Wednesday, January 05, 2005


2005 will mark the 25th anniversary of the Kwanjgu Uprising in South Korea in 1980. The uprising, triggered by the proclamation of martial law and the massacre of several hundred pro-democracy demonstrators in the streets of Kwangju, marked a turning point in Korean history and in the relations between the United States and South Korea. To many Koreans, the US response to the uprising - silence and then the embrace of the dictators responsible - showed the true face of American policy towards their country. That was shocking in part because the American leaders at that time, including President Jimmy Carter and his Assistant Secretary of State for East Asia, Richard Holbrooke, were publicly committed to the support of democracy. When it came to choosing between democracy and US security interests, however, the choice was easy.

To understand the current circumstances on the Korean peninsula, its important to remember what happened 25 years ago. In 1996 I obtained more than 3,000 pages of declassified documents on US policy in Korea at that time under the Freedom of Information Act. To read about the true story of what happened in Kwangju and afterwards, please go to this website,, where my original articles (which appeared in Korea's Sisa Journal and the US Journal of Commerce) are stored, along with long excerpts from the documents themselves. In Korea, justice was finally served: the military strongmen responsible for the Kwangju massacre - Chun Doo Hwan and Noh Tae Woo - were tried and convicted for murder and treason. With the exception of former US ambassador Donald Gregg, no American official has accepted responsibility for the long US support to military dictators in South Korea.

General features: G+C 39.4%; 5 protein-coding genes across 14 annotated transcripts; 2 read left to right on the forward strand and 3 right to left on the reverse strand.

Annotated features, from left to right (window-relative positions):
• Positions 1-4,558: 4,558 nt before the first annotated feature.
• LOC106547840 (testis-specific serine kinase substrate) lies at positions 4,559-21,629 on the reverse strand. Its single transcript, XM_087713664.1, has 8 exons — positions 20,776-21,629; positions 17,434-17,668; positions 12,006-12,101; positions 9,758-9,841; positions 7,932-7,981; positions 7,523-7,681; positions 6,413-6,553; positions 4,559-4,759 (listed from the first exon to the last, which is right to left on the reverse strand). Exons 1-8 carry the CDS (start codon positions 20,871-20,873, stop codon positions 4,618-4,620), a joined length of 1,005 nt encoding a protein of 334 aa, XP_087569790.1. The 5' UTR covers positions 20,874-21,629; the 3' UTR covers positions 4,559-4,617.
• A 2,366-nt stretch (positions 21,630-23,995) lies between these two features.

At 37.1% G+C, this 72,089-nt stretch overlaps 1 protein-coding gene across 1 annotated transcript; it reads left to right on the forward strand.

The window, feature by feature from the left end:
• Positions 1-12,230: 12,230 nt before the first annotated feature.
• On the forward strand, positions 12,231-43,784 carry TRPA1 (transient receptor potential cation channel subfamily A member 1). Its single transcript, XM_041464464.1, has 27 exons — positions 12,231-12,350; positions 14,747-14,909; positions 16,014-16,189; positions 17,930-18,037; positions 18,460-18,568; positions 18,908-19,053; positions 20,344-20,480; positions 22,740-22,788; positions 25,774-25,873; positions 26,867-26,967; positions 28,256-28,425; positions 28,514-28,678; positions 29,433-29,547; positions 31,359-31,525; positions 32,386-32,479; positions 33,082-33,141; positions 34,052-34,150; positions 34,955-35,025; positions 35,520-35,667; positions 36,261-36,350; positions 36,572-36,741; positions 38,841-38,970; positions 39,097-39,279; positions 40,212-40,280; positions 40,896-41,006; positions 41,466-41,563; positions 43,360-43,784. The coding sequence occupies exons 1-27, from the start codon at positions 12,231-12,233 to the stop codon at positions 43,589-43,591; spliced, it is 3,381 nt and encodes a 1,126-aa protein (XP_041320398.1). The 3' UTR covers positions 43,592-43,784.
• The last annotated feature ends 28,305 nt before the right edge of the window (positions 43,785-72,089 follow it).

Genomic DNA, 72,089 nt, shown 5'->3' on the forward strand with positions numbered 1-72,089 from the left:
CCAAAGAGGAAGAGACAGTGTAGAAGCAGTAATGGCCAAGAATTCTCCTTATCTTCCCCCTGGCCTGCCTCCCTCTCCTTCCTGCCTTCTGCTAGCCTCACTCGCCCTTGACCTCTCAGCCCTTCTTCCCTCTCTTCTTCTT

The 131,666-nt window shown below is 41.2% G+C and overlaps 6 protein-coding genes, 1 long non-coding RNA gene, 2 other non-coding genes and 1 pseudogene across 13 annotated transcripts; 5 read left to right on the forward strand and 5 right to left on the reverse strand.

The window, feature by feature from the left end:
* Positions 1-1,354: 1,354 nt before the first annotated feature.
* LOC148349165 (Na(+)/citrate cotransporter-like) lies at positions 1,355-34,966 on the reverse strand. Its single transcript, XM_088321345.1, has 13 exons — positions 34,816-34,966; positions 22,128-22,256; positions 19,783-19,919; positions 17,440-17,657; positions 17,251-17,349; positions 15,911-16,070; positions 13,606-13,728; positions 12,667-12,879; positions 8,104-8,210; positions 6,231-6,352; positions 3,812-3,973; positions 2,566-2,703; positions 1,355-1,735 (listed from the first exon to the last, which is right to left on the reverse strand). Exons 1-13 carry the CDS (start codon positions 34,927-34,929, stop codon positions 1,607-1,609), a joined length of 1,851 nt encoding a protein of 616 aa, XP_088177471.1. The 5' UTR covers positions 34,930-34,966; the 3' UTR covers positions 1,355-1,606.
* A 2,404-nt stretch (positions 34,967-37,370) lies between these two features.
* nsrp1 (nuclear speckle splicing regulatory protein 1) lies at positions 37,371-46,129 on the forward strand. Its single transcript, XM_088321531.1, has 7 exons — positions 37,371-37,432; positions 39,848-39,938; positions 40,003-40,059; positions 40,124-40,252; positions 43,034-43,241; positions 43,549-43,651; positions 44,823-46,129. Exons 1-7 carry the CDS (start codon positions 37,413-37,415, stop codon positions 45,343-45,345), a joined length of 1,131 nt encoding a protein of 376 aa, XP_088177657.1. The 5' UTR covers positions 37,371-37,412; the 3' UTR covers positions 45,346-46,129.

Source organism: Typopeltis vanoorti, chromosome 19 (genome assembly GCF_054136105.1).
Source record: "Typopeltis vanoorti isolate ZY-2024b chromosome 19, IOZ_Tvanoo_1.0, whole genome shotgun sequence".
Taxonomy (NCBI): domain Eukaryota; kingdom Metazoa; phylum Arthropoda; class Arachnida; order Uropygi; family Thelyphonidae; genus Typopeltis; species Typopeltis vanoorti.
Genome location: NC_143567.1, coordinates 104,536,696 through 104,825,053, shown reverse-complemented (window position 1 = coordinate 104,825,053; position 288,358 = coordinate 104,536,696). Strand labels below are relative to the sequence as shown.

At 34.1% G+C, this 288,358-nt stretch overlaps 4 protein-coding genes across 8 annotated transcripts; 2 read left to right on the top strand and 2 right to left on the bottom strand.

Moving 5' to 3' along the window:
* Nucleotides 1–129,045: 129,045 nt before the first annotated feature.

For further reading, check out Lee Jay Lee's diary of the events in Kwangju. Its an amazing tale, told by someone who played a direct role in the uprising and was imprisoned for several years afterwards - and then, after democratization, became an economic official first for the provincial government in South Cholla and later for the national government of Kim Dae Jung. Kwangju Diary: Beyond Death, Beyond the Darkness of the Age, is available from